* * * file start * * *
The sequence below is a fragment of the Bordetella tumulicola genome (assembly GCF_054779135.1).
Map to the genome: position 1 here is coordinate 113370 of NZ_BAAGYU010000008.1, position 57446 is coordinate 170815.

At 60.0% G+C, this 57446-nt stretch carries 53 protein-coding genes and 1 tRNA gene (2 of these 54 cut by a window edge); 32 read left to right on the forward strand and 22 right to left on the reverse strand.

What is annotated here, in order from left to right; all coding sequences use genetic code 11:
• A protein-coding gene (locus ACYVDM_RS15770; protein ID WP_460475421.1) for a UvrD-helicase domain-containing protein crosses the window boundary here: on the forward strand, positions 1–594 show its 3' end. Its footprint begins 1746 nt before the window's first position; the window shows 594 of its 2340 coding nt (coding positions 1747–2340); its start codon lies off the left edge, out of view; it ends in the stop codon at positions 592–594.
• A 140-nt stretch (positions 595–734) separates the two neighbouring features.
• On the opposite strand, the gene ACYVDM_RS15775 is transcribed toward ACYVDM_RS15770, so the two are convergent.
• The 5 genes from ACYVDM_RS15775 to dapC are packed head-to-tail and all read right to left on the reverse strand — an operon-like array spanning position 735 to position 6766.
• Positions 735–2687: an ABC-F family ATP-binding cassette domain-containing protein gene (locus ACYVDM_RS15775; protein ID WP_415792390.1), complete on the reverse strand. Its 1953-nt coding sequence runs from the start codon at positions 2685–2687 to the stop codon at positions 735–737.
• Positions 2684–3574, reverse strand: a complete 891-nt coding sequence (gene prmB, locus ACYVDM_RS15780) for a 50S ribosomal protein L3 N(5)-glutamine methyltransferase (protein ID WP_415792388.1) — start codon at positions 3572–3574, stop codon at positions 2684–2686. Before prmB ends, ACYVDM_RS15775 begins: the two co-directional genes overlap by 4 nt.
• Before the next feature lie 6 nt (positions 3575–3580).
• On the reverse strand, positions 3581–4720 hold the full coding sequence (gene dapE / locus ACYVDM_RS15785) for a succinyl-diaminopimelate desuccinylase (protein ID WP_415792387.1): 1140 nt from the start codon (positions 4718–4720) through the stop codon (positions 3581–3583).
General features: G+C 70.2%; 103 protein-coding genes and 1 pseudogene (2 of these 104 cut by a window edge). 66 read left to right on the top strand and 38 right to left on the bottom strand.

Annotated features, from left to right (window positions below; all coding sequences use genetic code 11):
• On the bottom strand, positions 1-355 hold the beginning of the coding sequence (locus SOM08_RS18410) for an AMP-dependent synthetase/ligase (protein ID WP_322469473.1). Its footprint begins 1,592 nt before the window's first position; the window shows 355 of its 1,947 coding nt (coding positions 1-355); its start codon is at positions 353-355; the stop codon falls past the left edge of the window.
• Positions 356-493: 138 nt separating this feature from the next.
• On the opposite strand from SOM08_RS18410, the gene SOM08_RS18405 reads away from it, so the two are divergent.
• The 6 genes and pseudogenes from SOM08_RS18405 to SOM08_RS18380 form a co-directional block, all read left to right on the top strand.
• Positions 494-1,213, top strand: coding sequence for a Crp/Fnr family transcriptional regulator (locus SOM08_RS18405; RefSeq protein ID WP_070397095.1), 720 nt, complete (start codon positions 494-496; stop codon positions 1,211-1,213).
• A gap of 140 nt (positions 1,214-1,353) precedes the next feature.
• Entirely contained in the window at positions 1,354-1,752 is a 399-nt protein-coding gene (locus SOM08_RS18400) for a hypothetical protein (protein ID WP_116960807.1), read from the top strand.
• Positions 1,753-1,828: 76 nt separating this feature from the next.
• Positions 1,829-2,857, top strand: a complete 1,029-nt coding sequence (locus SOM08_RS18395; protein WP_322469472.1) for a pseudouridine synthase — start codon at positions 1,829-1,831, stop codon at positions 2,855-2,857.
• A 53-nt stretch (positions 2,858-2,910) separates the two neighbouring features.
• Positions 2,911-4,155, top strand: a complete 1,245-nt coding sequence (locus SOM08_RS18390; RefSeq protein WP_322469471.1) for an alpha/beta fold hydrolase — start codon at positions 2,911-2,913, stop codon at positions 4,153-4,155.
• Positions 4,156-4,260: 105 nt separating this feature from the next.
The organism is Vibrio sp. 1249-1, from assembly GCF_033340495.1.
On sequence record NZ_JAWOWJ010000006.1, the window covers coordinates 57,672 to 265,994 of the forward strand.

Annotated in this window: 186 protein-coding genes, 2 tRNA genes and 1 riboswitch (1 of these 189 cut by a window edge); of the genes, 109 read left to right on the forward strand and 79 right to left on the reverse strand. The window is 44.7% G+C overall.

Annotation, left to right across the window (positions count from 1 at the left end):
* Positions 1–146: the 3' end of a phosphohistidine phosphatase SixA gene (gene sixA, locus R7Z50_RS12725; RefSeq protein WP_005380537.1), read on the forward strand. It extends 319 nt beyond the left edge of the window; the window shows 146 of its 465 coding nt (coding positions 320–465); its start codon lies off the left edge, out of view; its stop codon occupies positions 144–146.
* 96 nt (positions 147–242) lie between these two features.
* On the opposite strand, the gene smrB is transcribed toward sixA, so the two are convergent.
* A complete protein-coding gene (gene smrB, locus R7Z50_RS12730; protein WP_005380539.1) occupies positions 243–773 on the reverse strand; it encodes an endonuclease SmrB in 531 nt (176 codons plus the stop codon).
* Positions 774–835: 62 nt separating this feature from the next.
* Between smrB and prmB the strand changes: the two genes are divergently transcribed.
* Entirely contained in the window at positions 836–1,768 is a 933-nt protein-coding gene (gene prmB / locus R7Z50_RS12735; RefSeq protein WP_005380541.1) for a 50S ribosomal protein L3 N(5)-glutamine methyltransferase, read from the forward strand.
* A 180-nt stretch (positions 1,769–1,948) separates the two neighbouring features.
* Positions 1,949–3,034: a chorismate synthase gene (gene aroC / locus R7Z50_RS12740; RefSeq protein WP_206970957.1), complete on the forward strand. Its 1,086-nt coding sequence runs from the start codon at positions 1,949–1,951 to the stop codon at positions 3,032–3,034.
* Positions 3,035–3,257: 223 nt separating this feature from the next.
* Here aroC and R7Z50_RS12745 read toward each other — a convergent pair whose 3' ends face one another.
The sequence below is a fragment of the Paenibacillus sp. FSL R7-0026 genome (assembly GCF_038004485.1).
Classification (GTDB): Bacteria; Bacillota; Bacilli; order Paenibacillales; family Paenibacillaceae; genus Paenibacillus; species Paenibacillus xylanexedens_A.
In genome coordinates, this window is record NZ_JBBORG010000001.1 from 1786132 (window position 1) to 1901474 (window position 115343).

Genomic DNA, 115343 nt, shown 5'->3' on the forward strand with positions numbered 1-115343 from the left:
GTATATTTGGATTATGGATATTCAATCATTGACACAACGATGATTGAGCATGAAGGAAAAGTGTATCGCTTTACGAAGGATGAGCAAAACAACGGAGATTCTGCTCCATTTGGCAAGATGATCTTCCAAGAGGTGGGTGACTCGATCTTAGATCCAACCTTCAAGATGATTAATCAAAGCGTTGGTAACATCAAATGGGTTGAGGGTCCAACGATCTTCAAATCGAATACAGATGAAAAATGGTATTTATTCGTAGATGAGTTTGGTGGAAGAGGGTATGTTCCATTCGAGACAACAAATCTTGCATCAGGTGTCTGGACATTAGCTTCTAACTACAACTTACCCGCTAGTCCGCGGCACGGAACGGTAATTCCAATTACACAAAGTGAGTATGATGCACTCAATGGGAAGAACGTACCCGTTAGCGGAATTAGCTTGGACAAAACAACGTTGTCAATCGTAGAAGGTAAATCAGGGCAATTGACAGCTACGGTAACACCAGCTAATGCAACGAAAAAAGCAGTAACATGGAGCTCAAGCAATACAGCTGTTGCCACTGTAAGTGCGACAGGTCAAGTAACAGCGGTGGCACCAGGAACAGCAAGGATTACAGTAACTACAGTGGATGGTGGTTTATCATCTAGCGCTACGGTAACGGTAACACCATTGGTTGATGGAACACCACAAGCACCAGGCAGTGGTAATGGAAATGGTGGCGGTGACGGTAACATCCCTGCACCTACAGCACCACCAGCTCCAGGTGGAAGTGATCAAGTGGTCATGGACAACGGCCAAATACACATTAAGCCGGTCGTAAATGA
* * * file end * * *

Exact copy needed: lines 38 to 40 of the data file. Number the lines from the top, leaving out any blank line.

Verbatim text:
* A 180-nt stretch (positions 1,769–1,948) separates the two neighbouring features.
* Positions 1,949–3,034: a chorismate synthase gene (gene aroC / locus R7Z50_RS12740; RefSeq protein WP_206970957.1), complete on the forward strand. Its 1,086-nt coding sequence runs from the start codon at positions 1,949–1,951 to the stop codon at positions 3,032–3,034.
* Positions 3,035–3,257: 223 nt separating this feature from the next.